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Relativity/motion of a river in relation to a fish


Recently, I was watching a science show on TV in which the narrator said that a new idea in physics states that a fish doesn't so much swim in a river (or water) as the water moves the fish. This strikes me in a profound way, but then we have fish swimming upriver to spawn. This was presented as a part of our understanding of relatively, so I wonder if you have heard of this?

Sandra, it is not a deep comment.  The fish pushes backward on the water with its tail.  Some of the water goes to the back direction, of course. But the water pushes the other way (forward) and moves the fish.  

A car moves the same way. Its tires press backward on the pavement.  The pavement pushes back, moving the car forward. (The tires are also pressing down on the earth, but that is beside the point. The earth pushes back up, unless you are riding on water!)

Another easy example is when one is with a friend on ice skates in a pond.  If you push him back, he goes back, but equally, you go forward, by your own push.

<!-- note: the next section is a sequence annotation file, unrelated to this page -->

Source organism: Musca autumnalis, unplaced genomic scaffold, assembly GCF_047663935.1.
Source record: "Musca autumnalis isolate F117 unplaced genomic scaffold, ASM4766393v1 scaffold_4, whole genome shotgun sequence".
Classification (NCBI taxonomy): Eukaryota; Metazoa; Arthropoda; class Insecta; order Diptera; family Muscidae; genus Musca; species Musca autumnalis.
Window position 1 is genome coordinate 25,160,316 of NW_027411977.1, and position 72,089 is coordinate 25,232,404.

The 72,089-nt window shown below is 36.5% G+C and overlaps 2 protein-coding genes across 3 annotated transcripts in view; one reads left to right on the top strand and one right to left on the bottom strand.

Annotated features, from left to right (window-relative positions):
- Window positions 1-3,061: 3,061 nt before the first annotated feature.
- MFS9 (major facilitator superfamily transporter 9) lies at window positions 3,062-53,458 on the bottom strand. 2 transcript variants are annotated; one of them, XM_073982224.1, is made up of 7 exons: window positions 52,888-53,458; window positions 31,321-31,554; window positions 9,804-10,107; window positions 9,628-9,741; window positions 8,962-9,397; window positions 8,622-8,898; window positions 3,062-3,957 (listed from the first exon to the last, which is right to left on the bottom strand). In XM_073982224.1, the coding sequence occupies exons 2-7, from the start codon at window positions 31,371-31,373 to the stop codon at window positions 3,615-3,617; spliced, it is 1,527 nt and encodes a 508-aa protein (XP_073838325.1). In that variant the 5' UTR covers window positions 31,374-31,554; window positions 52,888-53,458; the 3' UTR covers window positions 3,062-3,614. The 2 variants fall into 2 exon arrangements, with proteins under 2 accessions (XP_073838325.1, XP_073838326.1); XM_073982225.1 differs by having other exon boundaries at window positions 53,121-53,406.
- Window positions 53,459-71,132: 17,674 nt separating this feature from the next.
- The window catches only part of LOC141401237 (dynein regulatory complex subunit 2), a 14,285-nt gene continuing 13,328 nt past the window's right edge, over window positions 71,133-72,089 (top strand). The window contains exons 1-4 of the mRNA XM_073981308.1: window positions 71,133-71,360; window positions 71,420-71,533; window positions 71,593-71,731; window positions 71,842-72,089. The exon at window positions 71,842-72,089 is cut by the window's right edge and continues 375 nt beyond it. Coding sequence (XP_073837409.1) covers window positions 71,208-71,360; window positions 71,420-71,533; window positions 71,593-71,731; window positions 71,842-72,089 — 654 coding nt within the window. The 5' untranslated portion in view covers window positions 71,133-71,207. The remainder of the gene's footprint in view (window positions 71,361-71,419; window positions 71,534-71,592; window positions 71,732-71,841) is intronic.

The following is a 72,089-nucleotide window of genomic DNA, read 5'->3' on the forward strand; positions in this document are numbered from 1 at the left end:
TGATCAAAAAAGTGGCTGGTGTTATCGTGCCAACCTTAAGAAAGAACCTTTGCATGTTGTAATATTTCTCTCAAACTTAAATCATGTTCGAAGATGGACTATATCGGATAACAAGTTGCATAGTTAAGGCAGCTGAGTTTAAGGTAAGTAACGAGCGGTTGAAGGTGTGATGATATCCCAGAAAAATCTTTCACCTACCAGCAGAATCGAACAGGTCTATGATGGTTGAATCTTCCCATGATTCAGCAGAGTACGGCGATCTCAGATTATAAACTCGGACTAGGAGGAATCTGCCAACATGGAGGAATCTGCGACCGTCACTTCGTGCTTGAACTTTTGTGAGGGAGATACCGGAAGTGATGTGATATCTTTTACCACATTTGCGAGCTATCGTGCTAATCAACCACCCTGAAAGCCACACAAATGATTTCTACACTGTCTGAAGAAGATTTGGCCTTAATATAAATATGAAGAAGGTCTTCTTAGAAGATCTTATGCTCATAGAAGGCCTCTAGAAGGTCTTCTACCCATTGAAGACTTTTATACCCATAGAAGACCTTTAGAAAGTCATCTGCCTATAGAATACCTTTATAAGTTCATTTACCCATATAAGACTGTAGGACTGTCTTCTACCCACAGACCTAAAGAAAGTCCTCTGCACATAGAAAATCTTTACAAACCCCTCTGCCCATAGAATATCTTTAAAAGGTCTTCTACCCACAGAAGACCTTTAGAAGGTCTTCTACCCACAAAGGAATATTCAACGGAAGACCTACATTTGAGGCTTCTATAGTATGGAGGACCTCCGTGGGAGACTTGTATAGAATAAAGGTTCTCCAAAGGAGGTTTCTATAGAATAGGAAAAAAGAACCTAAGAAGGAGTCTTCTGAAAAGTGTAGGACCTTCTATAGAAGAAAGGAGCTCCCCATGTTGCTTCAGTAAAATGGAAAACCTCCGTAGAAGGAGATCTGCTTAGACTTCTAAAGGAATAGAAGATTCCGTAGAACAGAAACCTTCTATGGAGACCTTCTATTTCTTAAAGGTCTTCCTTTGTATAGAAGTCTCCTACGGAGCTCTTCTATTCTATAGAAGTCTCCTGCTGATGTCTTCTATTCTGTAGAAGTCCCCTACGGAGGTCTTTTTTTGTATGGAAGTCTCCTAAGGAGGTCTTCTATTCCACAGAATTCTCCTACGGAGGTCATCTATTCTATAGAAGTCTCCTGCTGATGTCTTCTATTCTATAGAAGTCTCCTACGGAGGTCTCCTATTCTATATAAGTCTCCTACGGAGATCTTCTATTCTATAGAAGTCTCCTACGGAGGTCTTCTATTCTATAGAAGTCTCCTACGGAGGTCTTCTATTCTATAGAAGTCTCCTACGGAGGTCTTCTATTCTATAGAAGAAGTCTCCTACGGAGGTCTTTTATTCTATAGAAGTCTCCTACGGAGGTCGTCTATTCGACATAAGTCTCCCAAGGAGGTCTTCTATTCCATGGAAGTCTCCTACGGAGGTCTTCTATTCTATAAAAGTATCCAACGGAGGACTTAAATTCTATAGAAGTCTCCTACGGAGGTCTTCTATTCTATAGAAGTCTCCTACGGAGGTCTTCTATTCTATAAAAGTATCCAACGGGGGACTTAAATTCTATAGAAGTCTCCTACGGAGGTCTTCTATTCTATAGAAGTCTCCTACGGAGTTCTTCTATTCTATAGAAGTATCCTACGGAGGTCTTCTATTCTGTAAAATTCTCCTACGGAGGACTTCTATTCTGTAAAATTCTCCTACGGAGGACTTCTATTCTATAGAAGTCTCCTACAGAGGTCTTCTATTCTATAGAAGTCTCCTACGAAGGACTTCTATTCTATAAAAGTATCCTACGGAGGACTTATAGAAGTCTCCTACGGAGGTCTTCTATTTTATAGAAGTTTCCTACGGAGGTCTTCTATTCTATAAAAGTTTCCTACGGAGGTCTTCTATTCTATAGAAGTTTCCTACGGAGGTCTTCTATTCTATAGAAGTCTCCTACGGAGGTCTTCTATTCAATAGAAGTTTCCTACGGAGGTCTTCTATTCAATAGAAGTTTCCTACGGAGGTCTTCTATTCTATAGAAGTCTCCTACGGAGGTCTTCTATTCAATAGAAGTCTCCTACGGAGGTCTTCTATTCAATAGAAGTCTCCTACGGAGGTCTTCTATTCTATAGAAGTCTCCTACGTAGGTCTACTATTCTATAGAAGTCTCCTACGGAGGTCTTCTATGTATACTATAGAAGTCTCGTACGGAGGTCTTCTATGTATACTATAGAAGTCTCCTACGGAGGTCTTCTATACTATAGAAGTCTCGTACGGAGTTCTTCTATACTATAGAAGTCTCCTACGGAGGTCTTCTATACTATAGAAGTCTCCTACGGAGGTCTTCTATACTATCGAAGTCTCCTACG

It is Newton's Third Law: If A pushes B, B automatically pushes A back.



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Uncle Ben


I can answer questions regarding Einstein's Theory of Relativity, particularly in Special Relativity. I will not answer homework questions or mathematical problems that require special symbols.


I have taught physics at the college level, undergraduate and graduate, for many years including Special Relativity. I have taught at Johns Hopkins, Case-Western, and MIT. I have also served as a staff member of the Commission on College Physics, which was supported by the National Science Foundation to recommend improvements in the curriculum of college physics departments in the US. I am also the author of a textbook titled Vector Calculus, which was used at MIT in the teaching of electromagnetic theory and relativity. My research interests were mainly in solid state physics, especially the properties of metals at low temperatures. I am listed in the publication known as American Men of Science.

I have dozens of papers published in the Physical Review and in the American Journal of Physics.

I hold a Ph.D. degree in physics from the Johns Hopkins University.

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Johns Hopkins University, Case-Western Reserve University, Massachusetts Institute of Technology, Empire State College, Georgetown University, Commission on College Physics, and UNESCO.

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